A New York Times headline used the inevitable variation on Alan Paton – “Cry, the misogynistic country” – and some commentators mentioned Booysen and Steenkamp in the same breath, remarking that violence against women was an “equal opportunity” affair in this country. Others wondered if comparing two individuals with such different lives was not doing further harm to at least one of the victims. Perhaps, some gender experts suggested, the task was rather to trace two variants of toxic masculinity in the country: one that acts out of powerlessness and humiliation, another that acts out of privilege and impunity.

Increasingly, the media themselves came in for criticism, because a glamorous white couple were getting the kind of global attention that black victims never do. Steenkamp appeared in the Sunand other tabloids, publications that (as the Guardian columnist Marina Hyde pointed out) still asterisk the word “t*t” but are happy to put a dead woman in a bikini on the front page. A reality TV show that she had been cast in aired on the Saturday after her murder – as a tribute, the producers insisted, as they charged exorbitant sums for clips.

By Monday, a cold front rolled in off the sea, as they do after heatwaves. The foghorn in Sea Point began to sound, a mournful lowing that went on for days. When the heat returned, the lead detective in the Pistorius case, Hilton Botha, was cross-examined and his version of events began to falter. In an almost gratuitous twist, it was revealed that Botha, too, was under investigation (on several counts of attempted murder), and he was taken off the case. The story lodged, with a thud, into another familiar groove – the ineptitude of the police and the National Prosecuting Authority –where it will probably stay until the case comes to trial.

What can we say about this week of media saturation and shape-shifting debate? First, that in South Africa, a life such as Oscar Pistorius’s can’t just be a life. It inevitably becomes enmeshed in a story of national exceptionalism. Yet if there is to be a wider allegory, perhaps it should be more concerned with the rush to judgement.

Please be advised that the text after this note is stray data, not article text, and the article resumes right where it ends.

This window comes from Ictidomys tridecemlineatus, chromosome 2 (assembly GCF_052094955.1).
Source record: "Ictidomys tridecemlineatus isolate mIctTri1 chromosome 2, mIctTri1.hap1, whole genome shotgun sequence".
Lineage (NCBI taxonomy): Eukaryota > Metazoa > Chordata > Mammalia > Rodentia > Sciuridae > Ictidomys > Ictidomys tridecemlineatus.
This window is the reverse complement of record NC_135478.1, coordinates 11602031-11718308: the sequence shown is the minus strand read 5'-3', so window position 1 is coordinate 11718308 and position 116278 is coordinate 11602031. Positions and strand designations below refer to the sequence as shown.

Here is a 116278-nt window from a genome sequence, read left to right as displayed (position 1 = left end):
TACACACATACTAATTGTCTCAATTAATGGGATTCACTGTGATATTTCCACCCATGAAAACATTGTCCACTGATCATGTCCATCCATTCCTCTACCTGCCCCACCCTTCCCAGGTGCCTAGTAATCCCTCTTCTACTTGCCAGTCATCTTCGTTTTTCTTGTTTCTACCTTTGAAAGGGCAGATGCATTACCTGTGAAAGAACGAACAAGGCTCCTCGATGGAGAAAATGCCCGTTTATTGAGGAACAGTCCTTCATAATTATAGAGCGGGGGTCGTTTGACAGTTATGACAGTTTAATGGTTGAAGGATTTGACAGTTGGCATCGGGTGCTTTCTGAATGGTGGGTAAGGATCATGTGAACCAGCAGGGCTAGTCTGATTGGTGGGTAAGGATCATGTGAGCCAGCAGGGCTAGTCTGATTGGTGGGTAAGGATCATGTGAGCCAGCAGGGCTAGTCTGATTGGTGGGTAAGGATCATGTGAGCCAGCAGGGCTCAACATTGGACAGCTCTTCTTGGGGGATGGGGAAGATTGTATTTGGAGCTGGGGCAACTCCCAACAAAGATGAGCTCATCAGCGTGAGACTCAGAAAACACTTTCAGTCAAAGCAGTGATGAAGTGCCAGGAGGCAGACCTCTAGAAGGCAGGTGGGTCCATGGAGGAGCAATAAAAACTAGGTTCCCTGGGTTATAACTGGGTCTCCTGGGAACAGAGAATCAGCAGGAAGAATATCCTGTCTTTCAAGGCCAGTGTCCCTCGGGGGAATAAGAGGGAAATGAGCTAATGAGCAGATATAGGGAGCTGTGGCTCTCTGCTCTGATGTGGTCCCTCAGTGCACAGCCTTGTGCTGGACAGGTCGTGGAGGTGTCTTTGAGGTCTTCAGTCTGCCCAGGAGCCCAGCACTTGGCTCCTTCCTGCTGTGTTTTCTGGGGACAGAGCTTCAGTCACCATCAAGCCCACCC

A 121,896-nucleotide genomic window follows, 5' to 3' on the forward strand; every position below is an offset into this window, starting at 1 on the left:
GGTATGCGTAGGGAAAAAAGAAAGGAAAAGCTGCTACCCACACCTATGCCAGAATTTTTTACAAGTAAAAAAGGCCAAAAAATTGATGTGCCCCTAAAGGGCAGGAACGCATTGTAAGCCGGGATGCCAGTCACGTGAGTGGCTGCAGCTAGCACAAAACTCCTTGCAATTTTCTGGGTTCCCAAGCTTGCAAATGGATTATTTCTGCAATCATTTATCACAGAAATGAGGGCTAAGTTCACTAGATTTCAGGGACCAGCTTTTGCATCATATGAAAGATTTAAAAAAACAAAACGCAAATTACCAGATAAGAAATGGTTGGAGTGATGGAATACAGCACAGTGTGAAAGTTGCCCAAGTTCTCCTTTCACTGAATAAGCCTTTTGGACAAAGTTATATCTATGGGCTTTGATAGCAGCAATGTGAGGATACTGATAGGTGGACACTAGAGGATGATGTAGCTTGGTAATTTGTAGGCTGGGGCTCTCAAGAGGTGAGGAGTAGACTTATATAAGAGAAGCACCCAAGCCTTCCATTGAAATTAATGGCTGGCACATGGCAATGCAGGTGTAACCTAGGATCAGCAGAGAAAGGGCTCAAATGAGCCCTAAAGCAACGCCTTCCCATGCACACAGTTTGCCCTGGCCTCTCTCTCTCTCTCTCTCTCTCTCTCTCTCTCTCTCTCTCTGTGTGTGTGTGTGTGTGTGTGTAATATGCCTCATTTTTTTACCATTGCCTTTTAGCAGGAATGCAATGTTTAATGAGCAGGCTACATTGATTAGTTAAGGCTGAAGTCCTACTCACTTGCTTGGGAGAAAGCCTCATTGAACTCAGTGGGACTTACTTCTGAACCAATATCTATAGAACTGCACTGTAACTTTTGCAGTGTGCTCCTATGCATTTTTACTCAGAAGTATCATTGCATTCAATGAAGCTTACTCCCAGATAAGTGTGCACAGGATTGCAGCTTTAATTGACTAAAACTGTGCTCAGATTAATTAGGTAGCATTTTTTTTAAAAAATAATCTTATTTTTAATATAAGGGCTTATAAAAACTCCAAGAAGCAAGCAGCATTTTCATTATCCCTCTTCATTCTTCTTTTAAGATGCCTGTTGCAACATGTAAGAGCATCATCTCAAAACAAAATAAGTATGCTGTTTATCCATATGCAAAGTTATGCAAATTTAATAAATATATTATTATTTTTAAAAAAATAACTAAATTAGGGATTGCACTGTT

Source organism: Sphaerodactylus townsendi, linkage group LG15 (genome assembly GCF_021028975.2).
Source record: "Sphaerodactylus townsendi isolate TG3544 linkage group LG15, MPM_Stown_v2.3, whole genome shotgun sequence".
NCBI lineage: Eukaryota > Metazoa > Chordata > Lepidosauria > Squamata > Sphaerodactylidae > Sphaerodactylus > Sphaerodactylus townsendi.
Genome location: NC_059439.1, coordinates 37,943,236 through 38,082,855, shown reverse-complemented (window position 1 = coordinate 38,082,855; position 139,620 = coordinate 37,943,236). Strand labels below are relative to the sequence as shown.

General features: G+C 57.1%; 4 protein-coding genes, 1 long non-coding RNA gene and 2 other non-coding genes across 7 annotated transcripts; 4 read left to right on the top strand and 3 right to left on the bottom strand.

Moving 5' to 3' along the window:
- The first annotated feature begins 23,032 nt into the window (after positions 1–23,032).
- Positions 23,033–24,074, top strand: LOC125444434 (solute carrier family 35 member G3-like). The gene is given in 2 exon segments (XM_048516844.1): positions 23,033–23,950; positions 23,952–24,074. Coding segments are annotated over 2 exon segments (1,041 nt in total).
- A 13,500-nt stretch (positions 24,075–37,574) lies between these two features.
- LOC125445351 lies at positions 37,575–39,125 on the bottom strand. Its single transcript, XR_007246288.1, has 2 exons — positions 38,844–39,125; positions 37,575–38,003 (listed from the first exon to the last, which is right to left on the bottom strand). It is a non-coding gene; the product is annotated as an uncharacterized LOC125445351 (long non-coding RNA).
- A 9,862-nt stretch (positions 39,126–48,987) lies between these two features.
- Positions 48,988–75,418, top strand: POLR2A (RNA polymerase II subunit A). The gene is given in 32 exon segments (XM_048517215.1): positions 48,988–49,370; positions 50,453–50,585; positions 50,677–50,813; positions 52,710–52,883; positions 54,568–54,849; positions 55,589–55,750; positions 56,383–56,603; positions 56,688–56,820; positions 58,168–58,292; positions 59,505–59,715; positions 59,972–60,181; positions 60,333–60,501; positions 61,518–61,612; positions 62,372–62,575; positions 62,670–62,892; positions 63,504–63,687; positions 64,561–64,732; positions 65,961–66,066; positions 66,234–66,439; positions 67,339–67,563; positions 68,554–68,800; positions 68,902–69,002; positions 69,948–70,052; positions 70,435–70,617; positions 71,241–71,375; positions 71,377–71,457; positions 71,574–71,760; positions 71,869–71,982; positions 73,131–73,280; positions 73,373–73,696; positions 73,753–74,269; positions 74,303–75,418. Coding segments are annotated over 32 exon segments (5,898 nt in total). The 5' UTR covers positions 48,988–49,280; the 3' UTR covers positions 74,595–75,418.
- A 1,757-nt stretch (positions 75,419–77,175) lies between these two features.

The public has learned that even in the realm of forensic evidence, entirely divergent acts of interpretation can take place. Instead of homing in on a verdict, the high-speed debates and trial by public opinion have spun off in all directions. Yet they all lead back inexorably to social questions and to all that unfinished business buried in the South African body politic.

Finally, the case has shown how, when stories are produced and reproduced at such speed, they expose their own hidden agendas and blind spots more readily.

The Pistorius affair will now fade from the news, at least until the trial. But the insight it has offered into the workings of blame challenges us to refine a language of social responsibility and to find a way of speaking that all South Africans can feel recognised by and in which they can recognise each other. Without that, we are left with tasteless jokes, languages veering past each other and ironies that are no use to anyone.

Hedley Twidle is a lecturer in English at the University of Cape Town. He won the Bodley Head/Financial Times Essay Prize in 2012

This article first appeared in the 04 March 2013 issue of the New Statesman, The fall of Pistorius

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The House by the Lake is a history of Germany told in a single house

History, which we learn about as a series of ideological abstractions, is lived concretely - in ordinary houses.

Recent years have brought a number of popular stories, told about Jews who lost their patrimony during the Nazi period: Edmund de Waal’s book The Hare With Amber Eyes, for example, which focused on a group of netsuke – small Japanese figurines – that was all that remained of his family’s once-vast art collection, and the film Woman in Gold, which tells the story of the descendants of Adele Bloch-Bauer, who successfully sued to reclaim Gustav Klimt’s portrait of her.